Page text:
Women turn history into a bizarre soap opera, says Starkey

Women historians have feminised history by focusing on the 'soap opera' of key figures' love lives rather than their achievements, David Starkey claims.

The TV historian said his female counterparts concentrated on 'big box-office' subjects such as the six wives of Henry VIII instead of major political events of the time.

Dr Starkey, 54, said: 'One of the great problems has been that Henry, in a sense, has been absorbed by his wives. Which is bizarre.

'But it's what you expect from feminised history, the fact that so many of the writers who write about this are women and so much of their audience is a female audience. Unhappy marriages are big box-office.'

Several prominent female authors and historians - including Lady Antonia Fraser, Alison Weir and Jessie Childs - have written about Henry VIII, his wives, and his daughter Elizabeth I.

Dr Starkey's comments may surprise viewers who watched his Channel 4 documentary series The Six Wives Of Henry VIII, screened in 2001.

He made the remarks while promoting a new series, Henry VIII: Mind Of A Tyrant, filmed to mark the 500th anniversary of the Tudor monarch's accession to the throne in 1509.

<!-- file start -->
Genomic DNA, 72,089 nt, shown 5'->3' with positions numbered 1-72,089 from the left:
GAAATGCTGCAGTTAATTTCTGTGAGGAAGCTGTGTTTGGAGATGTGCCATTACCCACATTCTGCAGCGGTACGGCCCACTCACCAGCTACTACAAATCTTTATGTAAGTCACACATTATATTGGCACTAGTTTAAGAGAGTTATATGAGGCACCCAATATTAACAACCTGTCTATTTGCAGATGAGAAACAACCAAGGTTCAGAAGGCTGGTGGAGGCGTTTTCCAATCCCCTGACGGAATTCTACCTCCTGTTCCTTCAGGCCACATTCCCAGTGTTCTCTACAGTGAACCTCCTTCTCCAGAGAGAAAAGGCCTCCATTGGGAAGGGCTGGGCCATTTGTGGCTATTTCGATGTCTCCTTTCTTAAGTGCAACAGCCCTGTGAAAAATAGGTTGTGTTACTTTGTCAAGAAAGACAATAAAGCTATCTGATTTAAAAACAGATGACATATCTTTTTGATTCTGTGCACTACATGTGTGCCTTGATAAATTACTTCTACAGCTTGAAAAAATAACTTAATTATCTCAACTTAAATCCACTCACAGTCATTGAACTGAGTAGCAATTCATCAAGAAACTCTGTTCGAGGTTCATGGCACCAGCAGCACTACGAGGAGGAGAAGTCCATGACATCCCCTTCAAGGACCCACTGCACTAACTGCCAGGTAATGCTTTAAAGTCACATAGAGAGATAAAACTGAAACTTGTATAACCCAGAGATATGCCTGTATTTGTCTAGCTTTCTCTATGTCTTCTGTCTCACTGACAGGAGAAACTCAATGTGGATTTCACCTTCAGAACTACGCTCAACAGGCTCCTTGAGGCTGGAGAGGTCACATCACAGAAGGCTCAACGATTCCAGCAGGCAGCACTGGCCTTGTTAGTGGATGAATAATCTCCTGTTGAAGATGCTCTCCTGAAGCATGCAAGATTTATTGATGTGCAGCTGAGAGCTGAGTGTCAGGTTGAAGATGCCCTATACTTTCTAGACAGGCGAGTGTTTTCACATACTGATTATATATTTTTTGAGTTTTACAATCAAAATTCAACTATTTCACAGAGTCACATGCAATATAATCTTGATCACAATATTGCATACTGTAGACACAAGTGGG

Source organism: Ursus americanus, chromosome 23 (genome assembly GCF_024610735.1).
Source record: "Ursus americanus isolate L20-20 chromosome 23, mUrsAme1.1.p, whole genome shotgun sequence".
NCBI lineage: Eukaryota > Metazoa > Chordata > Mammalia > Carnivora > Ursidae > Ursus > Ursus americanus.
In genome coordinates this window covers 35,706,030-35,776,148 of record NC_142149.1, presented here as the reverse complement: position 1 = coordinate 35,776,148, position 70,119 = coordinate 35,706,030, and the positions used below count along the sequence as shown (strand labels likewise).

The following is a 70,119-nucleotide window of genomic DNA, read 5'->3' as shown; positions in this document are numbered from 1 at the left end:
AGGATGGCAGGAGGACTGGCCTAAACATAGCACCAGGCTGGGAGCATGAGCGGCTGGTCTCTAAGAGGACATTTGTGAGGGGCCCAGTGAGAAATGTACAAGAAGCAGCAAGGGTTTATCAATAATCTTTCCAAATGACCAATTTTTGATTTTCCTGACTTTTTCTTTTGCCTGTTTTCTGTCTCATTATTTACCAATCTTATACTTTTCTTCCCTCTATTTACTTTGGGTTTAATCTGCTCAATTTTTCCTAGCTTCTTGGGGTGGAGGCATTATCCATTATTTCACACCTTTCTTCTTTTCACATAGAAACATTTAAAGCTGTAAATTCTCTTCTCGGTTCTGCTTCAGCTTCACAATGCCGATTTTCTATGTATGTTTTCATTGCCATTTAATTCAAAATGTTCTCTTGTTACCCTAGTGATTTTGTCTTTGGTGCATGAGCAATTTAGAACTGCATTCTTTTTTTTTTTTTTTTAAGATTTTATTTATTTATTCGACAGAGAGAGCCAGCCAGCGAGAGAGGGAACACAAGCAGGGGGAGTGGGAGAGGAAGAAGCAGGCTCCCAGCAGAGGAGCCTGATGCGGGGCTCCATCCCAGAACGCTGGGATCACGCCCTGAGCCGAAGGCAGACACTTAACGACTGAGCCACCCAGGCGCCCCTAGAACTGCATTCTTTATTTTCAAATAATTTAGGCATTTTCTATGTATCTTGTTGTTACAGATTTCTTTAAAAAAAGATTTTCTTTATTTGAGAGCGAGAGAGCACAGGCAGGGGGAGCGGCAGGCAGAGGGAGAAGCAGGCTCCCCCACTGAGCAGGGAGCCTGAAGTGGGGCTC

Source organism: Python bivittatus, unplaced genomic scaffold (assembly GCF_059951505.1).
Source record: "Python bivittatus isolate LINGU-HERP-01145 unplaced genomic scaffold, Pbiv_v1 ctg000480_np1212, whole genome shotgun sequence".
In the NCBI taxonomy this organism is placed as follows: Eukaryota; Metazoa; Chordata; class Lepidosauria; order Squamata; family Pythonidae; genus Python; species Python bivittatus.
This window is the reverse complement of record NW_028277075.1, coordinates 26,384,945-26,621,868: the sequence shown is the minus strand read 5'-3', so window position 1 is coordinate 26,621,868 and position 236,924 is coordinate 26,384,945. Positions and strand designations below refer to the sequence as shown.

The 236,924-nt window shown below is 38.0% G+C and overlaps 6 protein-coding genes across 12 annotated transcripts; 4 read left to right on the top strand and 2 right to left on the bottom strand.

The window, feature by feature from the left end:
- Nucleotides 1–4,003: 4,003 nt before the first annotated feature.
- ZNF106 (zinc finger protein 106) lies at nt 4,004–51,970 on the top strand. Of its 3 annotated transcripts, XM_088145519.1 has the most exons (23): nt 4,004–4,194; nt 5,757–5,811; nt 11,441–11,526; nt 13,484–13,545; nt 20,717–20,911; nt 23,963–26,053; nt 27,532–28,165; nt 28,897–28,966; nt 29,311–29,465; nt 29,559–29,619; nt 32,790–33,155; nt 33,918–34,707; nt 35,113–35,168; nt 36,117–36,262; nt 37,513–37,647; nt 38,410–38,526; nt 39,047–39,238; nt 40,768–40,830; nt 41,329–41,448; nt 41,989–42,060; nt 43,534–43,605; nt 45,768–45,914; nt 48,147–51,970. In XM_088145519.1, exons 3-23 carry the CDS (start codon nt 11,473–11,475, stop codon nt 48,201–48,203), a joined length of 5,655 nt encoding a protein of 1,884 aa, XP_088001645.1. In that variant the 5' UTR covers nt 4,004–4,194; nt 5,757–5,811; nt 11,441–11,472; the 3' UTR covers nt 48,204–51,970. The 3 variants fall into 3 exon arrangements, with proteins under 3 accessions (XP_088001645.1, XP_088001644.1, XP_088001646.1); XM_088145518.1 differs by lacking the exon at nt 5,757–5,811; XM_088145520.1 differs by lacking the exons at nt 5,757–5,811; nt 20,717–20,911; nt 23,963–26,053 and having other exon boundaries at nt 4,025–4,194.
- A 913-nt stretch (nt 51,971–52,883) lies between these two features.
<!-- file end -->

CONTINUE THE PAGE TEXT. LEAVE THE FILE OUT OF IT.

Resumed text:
In an interview with Radio Times, he said the programmes would focus on the monarch himself, adding: 'We're trying to say, "Hang on a minute, Henry is centre stage".

'Wives appear simply to explain or complicate the story of Henry. This is his development, his psychology and, above all, why he matters.'

Dr Starkey said the 'soap opera' of Henry's personal life should come second to the political consequences of his rule, such as the Reformation and the break with Roman Catholicism.

And he added: 'If you are to do a proper history of Europe before the last five minutes, it is a history of white males because they were the power players, and to pretend anything else is to falsify.'

He admitted Elizabeth I was a great monarch but went on: 'The way she is presented as some sort of female icon is ludicrous.'

But Dr Starkey's comments infuriated historian Lucy Worsley, chief curator at Historic Royal Palaces, the charity which manages royal sites including the Tower of London and Hampton Court Palace.

She said: 'This is misogyny. It's rude, damaging, unfair and pernicious to say that women's history isn't important and interesting.

'There is more to history than dead, powerful white guys.

'I don't like the implication that a female conspiracy has taken over Tudor history.

'Antonia Fraser and Alison Weir are beacons of hope and real role models for aspiring female historians.

'To judge Henry without his wives is nonsensical.

'People are endlessly fascinated by Henry VIII and his wives.'

Dr Starkey has previously criticised the BBC drama about Henry VIII, The Tudors, as 'gratuitously awful', and said its errors and historical inaccuracies had brought 'shame' on the broadcaster.

He said characters in the drama, starring Jonathan Rhys Meyers as the romping monarch, wore Elizabethan costumes and used Victorian carriages for transport, and stormed that events had been changed to make the show a 'bonkorama'.